I’m at the point of f*ck fantasy. And even sci-fi, most of which now is an attempt to option movie rights at the expense of taste. I’m still interested in transcendent themes, in universal elements in a story, but if you have to dress it up in a spandex tunic, like some Mediaeval Fair snack bar staff, or put it up against one more set of alien invaders (haven’t we had enough Galaga?) then I’m kind of out. This is why I think Orson Scott Card’s Shadow of the Giant series (focusing on geopolitics) and the original Ender series (focusing on cultural anthropology) is such wonderful fresh air. It’s why I love Guy Gavriel Kay’s romances, which have fantasy settings, but are anything but gothic suburban porn. And it’s why I dig so much that King writes. Check out The Long Walk, for instance. It makes no pretensions to profundity, but it makes Hunger Games look like chick lit. And no, he didn’t rip off Battle Royale.
I don’t know exactly where I’m going with my own milieu, but I know what’ll make me vomit and I’m not taking another drink from that bottle. Personally, I think this is why so many writers are doing flash fic. It’s not just that it’s easier, faster, and gives you quick gratification – return on your nightly writing session. It’s also, I suspect, that they’re in search of a genre and not really happy with what’s available and already seems overdone. I know a lot of the short fiction is the same set of tropes, but I also notice a lot of attempts to touch the ancient, universal themes with modern references and fantastical elements, and I dig that stuff pretty well – more like relating to a community of people trying to define itself after its nation was invaded and left desolate by cretins. Like the Native Americans after Andrew Jackson and Teddy Roosevelt, looking up and their world is populated with theme parks and KOA stations, and national forests protected from forest fires by a crying white guy in Eagle feathers while Tonto helps pull the Lone Ranger out of trouble every afternoon. Or the internet after AOL, which had been a community of creative thinkers, but soon was handed over to the spammers and the corporations and, in some cases, to governments and regulators. Read the FAQ, dammit, you cretin! Check out Net.Wars by Wendy Grossman if you want the history on that.
What do you do when there are no more dragons who haven’t been plundered in every conceivable way? What do you do when the thought of including a dragon makes you want to shove a sharpie into your ear canal until you bleed? A hell of a lot of people are still sitting down to their computers and deciding, “tonight I think I want to write a story about a dragon”. It’s going to be shite. It’s going to be awful. Seriously. Don’t do it. Not if that’s all you’ve got. Not if there’s not a better theme at work, an underlying theme, of some sort. Not if you don’t have a real point, not just a cool beast – we have video games for that. I’m not giving writing advice, which as you know I abhor, I’m giving “don’t write it” advice. Better not to write it at all. We’ve had enough.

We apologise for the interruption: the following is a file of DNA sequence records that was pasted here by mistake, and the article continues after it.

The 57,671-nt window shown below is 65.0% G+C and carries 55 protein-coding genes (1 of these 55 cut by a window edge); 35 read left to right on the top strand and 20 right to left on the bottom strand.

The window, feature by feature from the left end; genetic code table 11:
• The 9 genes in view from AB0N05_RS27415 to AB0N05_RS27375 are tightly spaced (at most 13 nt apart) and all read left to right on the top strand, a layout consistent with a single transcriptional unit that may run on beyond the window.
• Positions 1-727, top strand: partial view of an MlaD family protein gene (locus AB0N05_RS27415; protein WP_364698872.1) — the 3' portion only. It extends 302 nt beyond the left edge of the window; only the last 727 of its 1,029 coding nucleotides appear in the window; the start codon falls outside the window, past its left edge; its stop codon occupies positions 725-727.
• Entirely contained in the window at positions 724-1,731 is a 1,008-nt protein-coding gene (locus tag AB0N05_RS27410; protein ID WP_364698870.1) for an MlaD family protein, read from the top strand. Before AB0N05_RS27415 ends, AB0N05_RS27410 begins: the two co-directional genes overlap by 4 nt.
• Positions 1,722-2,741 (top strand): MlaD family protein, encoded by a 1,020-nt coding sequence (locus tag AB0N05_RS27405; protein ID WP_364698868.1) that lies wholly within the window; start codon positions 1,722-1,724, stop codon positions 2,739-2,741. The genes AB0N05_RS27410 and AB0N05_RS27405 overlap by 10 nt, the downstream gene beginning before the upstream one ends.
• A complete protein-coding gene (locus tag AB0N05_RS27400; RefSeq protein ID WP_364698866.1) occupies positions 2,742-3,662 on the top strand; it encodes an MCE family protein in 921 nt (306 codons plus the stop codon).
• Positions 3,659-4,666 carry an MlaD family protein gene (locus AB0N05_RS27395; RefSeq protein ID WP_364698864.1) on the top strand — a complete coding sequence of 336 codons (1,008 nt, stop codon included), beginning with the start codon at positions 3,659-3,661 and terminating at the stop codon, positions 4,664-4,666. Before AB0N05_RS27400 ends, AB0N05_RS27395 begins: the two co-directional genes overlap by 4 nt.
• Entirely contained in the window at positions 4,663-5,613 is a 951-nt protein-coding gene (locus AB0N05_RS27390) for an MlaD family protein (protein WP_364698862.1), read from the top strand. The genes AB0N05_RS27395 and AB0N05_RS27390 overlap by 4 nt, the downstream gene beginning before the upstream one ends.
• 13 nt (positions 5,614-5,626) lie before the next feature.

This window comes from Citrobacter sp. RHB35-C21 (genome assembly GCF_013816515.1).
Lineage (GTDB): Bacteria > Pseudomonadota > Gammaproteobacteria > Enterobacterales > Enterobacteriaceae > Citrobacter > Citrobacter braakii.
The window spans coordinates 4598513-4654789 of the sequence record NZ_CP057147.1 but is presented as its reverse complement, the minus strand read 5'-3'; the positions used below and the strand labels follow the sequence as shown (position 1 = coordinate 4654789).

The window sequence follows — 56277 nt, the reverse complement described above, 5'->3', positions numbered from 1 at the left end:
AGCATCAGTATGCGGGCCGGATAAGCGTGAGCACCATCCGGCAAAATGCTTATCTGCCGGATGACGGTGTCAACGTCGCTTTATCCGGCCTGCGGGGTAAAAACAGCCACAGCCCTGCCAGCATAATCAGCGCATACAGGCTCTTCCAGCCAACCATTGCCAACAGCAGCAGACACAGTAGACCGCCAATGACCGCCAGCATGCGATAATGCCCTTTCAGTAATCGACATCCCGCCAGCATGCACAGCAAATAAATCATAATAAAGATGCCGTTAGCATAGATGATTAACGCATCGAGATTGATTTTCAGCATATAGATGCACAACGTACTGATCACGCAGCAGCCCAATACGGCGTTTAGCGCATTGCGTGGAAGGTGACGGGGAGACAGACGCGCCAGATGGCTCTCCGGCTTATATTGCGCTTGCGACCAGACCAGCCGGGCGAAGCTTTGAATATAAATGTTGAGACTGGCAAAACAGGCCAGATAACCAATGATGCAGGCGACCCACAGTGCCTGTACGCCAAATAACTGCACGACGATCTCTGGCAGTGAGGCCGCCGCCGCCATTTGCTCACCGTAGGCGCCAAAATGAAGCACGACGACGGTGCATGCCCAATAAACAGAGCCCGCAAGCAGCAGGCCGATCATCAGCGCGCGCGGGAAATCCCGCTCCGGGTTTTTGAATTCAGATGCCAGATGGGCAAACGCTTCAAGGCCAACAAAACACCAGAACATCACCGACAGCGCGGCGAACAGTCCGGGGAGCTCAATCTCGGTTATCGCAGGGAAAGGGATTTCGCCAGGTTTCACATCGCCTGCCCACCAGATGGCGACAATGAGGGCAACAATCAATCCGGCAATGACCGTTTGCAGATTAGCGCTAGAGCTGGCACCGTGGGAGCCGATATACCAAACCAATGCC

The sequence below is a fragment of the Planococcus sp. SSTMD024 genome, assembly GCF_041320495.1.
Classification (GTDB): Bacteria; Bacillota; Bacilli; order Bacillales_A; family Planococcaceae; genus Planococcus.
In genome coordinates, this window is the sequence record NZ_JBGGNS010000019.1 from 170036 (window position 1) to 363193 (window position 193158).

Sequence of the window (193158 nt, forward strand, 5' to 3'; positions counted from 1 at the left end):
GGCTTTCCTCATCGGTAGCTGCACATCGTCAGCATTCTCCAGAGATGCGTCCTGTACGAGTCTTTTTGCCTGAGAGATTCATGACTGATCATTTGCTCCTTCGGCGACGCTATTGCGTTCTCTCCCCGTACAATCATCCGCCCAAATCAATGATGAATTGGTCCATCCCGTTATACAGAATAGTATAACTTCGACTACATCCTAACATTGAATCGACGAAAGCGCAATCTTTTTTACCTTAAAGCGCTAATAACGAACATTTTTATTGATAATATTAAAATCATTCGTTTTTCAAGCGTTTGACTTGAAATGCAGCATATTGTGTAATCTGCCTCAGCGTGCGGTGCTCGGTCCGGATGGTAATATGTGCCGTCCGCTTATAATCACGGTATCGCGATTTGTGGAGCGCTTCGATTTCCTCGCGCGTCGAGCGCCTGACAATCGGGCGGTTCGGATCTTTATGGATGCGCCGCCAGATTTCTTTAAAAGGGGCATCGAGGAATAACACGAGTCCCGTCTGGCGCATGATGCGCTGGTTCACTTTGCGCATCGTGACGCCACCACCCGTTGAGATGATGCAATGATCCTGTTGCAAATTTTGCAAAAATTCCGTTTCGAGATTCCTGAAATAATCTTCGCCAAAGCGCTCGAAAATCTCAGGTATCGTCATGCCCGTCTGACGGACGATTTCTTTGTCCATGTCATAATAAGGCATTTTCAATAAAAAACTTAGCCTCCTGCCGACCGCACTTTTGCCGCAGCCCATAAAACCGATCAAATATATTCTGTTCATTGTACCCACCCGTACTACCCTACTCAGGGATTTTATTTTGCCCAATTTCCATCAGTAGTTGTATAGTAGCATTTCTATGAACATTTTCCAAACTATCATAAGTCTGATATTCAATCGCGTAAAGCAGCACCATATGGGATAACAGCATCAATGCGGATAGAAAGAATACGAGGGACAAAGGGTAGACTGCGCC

Gazillions of churchwardens being bought by 20-somethings who want to smoke a “hobbit pipe” at their local coffee shop, because of the movie, and that’s not even what a churchwarden is for! You smoke it at home, or you leave it in the pub where it’s communally shared, if it’s the clay variety, with each patron breaking off a bit of the stem until, eventually, it’s as short as a cigarette and has to be disposed of mercifully. I don’t care much about abusing pipe smoking tradition, as much as I’ve written about that subject, in one form or another, but it illustrates the principle. You don’t have to remake every decent song the 80s ever put out as “R&B” which current R&B isn’t, by the way. And why is it done? Because they’re out of ideas. Just like a good deal more than half of the “fantasy writers” if they’re capable of writing something that touches the actual tradition in the first place. Most fantasy now is to actual fantasy what Fifty Shades of Grey is to BDSM. It’s appallingly camp and that’d be OK, if it actually intended to be (like those kids in The Lost Boys), and not asking us to take it seriously. Seriously.
OK, that’s my rant, and no doubt someone is offended, but I’ve got two things going for me. The likelihood of many people reading this is pretty slim. What, about 200 people are connected by Facebook? So it’s not going to get me a call from JK Rowling asking me WTF was I thinking? And also, a lot of you are going to feel like “finally, somebody said it” because you’re just as pissed off about it as I am.